Wednesday, January 13, 2016

Revisiting the Saga of Dr. Gerald Klooster

My Blogging colleague Becky Morgan suggested that our faculty readers share hot topics or videos they are using in Elder Law courses.  Along that line, I'm using an excerpt from a Dateline NBC program (archived in part by NBC, although special arrangements appear to be required for copies) from several years ago, that provides a dramatic introduction to a number of age-related legal issues. 

The program tells the story of Dr. Gerald Klooster and his family.  In 1995, friends of the family became concerned when they learned that Dr. Klooster, once a practicing obstetrician in California who was forced to retire early from his practice as the result of a diagnosis of Alzheimer's, had an appointment with his wife to meet with Dr. Kevorkian, of "assisted suicide" fame.  One son, also a physician, became so concerned that he made the decision to whisk away his father to the son's own state of Michigan, for safeguarding.  That triggered a two-state custody battle, initially resulting in inconsistent court rulings.  Eventually, however, Dr. Klooster was returned to California where he resumed living with his wife, Ruth, and regularly saw his other children and grandchildren.  The NBC program shows Gerald swimming and interacting with his family members.

One night, however, emergency personnel were summoned to the Klooster home, when it was learned that Gerald had ingested as many as 60 sleeping pills and alcohol in the middle of the night. Ruth is the one who called the emergency personnel, but then also reportedly directed them not to provide certain life-saving treatments.  She was relying on her husband's pre-dementia living will.

Gerald Klooster did survive, and the NBC program provides fascinating interviews with family members, and shows the couple sitting hand-in-hand.  Did he knowingly attempt to take his own life? Did he do so because he was a physician and, as his wife put it, "didn't want to live the disease through?"  Or did Alzheimer's prevent him from having the capacity to make any such decision?  The saga was also detailed in a New York Times article, linked here.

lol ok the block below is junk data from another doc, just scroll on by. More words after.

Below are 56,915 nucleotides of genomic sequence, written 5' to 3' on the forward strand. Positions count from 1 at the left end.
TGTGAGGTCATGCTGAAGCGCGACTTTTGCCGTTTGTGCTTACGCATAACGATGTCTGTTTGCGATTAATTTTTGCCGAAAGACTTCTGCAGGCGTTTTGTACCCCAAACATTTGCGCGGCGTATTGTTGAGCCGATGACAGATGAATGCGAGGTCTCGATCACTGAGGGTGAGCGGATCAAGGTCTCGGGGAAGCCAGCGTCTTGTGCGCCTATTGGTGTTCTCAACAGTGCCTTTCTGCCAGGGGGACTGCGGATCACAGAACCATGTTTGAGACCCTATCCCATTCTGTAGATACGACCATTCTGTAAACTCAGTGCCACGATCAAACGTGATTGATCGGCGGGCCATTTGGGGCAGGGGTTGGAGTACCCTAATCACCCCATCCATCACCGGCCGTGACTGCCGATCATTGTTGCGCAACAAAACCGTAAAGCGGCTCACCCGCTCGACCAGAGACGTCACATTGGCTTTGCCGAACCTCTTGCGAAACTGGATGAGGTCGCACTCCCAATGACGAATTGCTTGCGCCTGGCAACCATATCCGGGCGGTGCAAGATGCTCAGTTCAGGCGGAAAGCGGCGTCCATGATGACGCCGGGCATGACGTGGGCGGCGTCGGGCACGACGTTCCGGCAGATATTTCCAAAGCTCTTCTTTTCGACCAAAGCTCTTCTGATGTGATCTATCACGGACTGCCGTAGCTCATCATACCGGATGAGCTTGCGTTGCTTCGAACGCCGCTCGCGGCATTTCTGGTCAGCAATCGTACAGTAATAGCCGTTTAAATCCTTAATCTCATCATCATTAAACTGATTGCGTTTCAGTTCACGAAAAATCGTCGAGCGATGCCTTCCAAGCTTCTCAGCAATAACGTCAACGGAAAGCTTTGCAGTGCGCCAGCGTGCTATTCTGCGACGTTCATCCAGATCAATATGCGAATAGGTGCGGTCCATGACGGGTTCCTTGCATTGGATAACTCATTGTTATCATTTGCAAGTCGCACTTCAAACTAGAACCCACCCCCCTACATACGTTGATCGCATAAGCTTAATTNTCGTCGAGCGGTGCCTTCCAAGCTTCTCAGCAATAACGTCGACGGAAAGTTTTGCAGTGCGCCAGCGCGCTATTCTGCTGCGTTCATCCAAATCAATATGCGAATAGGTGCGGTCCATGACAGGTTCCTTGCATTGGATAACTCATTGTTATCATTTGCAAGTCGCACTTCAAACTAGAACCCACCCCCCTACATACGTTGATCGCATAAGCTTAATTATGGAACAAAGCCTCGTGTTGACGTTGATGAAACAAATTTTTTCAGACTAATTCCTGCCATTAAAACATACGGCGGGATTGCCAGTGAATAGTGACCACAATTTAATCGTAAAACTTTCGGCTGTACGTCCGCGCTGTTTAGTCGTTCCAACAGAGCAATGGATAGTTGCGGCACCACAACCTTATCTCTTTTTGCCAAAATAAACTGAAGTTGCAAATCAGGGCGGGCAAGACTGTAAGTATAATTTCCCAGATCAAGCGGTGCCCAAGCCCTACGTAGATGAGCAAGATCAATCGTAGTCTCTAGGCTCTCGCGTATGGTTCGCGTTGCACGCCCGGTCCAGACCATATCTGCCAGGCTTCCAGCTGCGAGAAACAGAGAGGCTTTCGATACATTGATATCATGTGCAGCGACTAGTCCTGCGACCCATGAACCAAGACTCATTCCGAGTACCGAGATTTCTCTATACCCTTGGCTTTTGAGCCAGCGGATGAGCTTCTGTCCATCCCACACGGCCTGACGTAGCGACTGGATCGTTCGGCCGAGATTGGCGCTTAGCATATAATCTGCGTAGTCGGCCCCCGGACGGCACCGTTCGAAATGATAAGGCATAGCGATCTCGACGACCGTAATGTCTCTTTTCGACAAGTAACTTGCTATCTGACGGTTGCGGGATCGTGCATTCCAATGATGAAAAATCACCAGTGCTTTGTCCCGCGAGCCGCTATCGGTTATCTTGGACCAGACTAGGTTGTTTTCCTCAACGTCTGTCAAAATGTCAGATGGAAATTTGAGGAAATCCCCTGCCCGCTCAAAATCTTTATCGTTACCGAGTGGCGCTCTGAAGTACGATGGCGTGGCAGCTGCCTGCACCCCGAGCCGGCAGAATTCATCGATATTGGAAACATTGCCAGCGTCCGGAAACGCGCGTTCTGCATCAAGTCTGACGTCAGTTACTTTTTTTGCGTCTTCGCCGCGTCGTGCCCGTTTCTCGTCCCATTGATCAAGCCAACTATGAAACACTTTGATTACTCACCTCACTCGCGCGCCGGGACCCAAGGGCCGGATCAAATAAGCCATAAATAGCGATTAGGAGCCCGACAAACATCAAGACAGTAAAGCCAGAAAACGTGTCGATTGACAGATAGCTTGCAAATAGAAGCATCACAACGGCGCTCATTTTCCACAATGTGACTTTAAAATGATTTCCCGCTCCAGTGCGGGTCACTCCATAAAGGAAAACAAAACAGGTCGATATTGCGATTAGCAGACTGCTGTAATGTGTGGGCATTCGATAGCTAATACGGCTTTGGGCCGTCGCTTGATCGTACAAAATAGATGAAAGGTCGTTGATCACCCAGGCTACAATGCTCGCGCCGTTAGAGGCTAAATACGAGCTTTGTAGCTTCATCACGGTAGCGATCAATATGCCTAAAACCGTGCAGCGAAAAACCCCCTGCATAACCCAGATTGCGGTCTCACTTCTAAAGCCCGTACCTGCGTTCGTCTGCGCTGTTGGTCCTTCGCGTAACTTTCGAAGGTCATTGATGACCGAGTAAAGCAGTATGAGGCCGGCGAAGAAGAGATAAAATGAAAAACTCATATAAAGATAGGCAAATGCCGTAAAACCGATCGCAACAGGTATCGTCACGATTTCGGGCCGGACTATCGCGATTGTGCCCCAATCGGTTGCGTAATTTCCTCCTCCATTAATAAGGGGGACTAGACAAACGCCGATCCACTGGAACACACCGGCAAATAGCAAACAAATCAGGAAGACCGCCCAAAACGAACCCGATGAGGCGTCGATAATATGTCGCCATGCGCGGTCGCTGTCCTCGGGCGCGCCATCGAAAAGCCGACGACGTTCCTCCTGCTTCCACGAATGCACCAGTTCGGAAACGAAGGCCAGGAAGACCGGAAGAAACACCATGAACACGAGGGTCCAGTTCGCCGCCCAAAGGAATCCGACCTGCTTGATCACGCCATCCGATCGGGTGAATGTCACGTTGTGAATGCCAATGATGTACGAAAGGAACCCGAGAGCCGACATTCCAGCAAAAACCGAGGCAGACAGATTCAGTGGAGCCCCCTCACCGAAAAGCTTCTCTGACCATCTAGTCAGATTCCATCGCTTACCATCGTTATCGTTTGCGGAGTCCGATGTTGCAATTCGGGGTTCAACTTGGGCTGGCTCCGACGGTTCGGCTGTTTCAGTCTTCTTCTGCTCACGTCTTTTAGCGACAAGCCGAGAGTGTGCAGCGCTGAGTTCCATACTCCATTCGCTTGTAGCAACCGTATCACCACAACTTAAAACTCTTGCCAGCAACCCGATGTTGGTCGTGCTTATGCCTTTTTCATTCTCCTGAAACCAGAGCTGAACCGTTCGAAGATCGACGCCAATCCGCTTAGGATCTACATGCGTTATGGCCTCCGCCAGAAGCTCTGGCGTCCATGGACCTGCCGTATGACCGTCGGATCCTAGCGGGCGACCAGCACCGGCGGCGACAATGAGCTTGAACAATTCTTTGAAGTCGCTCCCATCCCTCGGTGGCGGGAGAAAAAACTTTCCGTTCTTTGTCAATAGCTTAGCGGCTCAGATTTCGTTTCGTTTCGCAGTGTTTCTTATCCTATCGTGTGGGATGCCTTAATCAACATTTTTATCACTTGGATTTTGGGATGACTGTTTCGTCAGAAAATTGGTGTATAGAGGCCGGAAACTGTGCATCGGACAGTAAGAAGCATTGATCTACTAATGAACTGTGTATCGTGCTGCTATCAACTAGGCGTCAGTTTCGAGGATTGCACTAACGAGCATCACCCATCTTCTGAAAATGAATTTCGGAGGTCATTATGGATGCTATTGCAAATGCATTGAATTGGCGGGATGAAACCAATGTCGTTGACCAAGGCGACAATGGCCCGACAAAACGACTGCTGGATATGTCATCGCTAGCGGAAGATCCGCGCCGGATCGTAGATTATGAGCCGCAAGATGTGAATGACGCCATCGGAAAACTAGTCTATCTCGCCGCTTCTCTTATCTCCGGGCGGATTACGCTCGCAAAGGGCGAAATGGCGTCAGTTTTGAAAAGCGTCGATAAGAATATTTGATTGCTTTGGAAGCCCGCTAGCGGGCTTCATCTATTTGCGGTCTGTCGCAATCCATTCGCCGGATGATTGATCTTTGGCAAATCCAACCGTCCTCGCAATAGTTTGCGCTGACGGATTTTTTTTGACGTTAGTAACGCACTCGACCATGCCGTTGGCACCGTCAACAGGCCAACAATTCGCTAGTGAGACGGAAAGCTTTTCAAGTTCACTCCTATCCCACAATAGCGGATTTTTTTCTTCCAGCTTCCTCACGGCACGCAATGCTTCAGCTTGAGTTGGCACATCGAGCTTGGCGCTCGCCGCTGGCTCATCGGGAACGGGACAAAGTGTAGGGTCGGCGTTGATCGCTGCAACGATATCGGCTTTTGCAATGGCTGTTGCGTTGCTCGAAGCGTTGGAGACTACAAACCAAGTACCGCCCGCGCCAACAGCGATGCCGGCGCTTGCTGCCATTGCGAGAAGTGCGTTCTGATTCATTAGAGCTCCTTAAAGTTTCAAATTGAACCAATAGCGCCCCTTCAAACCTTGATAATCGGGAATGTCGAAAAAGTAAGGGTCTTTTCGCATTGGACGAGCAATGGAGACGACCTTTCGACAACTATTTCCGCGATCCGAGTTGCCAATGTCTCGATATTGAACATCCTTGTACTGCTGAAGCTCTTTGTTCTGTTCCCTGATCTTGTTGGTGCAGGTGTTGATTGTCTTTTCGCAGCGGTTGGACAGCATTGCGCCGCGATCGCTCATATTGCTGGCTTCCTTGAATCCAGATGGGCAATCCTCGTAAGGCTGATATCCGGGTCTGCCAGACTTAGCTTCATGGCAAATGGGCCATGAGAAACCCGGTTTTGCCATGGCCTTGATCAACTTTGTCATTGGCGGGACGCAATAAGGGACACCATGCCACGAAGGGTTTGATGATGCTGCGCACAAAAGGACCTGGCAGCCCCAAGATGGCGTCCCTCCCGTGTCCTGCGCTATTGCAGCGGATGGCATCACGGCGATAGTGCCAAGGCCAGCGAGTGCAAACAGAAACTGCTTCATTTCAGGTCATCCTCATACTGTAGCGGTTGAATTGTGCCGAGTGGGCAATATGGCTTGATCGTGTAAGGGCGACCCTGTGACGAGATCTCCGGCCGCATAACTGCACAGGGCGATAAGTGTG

Lots of food for discussion with this story.  It introduces the limitations of advance directives or living wills; it encourages discussion about Alzheimer's as a "real" phenomenon; it provides a stage for discussing powers of attorney, guardianships and family caregiver roles, just to name a few topics still "hot" today.  Plus, it offers historical perspective on recent changes in laws, including uniform laws on jurisdiction for protective proceedings for adults, and assisted-suicide laws, including the California law that became effective on January 1 of this year.

The Klooster Saga lasts several years beyond the NBC Dateline story itself, as Dr. Klooster did live with his wife in California for additional  years, before spending his last 18 months in a nursing center. According to this San Francisco news report, he passed away at the age of 72 of natural causes, but, sadly, the break in the relationship between his physician-son and the rest of the family had not healed. 

https://lawprofessors.typepad.com/elder_law/2016/01/revisiting-the-saga-of-dr-gerald-klooster.html

Advance Directives/End-of-Life, Cognitive Impairment, Crimes, Elder Abuse/Guardianship/Conservatorship, Ethical Issues, Health Care/Long Term Care, State Cases | Permalink

Comments

By definition this would be elder abuse but the media is very bias and did not want to tell the truth about my fathers right to live. My family just did not want to spend the money to care for my father. NO way could my father kill himself because he was with advanced dementia he did not have the capacity to kill himself.

Posted by: Chip Klooster | Jan 25, 2017 8:01:34 PM

Wonderful doctor ,stayed at hospital through my very long labor till the birth of my daughter in Grand Rapids Michigan in 1959 .cery dedicated and caring.

Posted by: Sharon cunningham | Apr 18, 2021 5:09:16 AM

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